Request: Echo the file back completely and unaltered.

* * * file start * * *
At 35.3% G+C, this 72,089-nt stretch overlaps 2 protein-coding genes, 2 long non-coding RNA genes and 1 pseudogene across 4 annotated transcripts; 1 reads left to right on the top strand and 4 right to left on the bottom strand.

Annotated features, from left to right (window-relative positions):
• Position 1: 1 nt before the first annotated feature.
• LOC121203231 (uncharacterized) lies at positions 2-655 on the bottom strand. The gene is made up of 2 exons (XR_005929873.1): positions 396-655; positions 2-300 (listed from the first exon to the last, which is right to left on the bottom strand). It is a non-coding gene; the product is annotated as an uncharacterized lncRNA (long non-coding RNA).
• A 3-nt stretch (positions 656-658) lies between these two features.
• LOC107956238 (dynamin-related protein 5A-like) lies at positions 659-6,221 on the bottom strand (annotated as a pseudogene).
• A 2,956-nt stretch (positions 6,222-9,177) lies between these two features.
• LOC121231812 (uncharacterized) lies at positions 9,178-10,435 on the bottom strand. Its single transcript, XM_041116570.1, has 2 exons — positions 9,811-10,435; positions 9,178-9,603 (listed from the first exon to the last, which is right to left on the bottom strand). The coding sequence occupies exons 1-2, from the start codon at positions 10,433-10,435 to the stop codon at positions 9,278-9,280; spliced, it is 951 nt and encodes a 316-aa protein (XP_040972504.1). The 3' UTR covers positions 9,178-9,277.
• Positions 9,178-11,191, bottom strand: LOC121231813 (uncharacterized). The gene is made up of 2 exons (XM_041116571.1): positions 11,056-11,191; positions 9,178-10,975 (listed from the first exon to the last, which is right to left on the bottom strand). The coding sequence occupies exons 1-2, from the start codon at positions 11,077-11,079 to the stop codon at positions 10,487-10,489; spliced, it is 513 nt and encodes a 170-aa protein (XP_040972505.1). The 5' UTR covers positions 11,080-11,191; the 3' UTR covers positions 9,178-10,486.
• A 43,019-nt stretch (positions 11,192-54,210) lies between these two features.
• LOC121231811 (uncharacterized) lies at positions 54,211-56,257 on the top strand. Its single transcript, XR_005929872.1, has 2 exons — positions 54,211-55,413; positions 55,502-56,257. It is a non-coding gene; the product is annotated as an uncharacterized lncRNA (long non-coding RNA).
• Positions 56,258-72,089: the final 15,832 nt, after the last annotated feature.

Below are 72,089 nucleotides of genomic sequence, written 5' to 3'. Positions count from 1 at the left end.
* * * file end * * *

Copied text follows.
At 35.3% G+C, this 72,089-nt stretch overlaps 2 protein-coding genes, 2 long non-coding RNA genes and 1 pseudogene across 4 annotated transcripts; 1 reads left to right on the top strand and 4 right to left on the bottom strand.

Annotated features, from left to right (window-relative positions):
• Position 1: 1 nt before the first annotated feature.
• LOC121203231 (uncharacterized) lies at positions 2-655 on the bottom strand. The gene is made up of 2 exons (XR_005929873.1): positions 396-655; positions 2-300 (listed from the first exon to the last, which is right to left on the bottom strand). It is a non-coding gene; the product is annotated as an uncharacterized lncRNA (long non-coding RNA).
• A 3-nt stretch (positions 656-658) lies between these two features.
• LOC107956238 (dynamin-related protein 5A-like) lies at positions 659-6,221 on the bottom strand (annotated as a pseudogene).
• A 2,956-nt stretch (positions 6,222-9,177) lies between these two features.
• LOC121231812 (uncharacterized) lies at positions 9,178-10,435 on the bottom strand. Its single transcript, XM_041116570.1, has 2 exons — positions 9,811-10,435; positions 9,178-9,603 (listed from the first exon to the last, which is right to left on the bottom strand). The coding sequence occupies exons 1-2, from the start codon at positions 10,433-10,435 to the stop codon at positions 9,278-9,280; spliced, it is 951 nt and encodes a 316-aa protein (XP_040972504.1). The 3' UTR covers positions 9,178-9,277.
• Positions 9,178-11,191, bottom strand: LOC121231813 (uncharacterized). The gene is made up of 2 exons (XM_041116571.1): positions 11,056-11,191; positions 9,178-10,975 (listed from the first exon to the last, which is right to left on the bottom strand). The coding sequence occupies exons 1-2, from the start codon at positions 11,077-11,079 to the stop codon at positions 10,487-10,489; spliced, it is 513 nt and encodes a 170-aa protein (XP_040972505.1). The 5' UTR covers positions 11,080-11,191; the 3' UTR covers positions 9,178-10,486.
• A 43,019-nt stretch (positions 11,192-54,210) lies between these two features.
• LOC121231811 (uncharacterized) lies at positions 54,211-56,257 on the top strand. Its single transcript, XR_005929872.1, has 2 exons — positions 54,211-55,413; positions 55,502-56,257. It is a non-coding gene; the product is annotated as an uncharacterized lncRNA (long non-coding RNA).
• Positions 56,258-72,089: the final 15,832 nt, after the last annotated feature.

Below are 72,089 nucleotides of genomic sequence, written 5' to 3'. Positions count from 1 at the left end.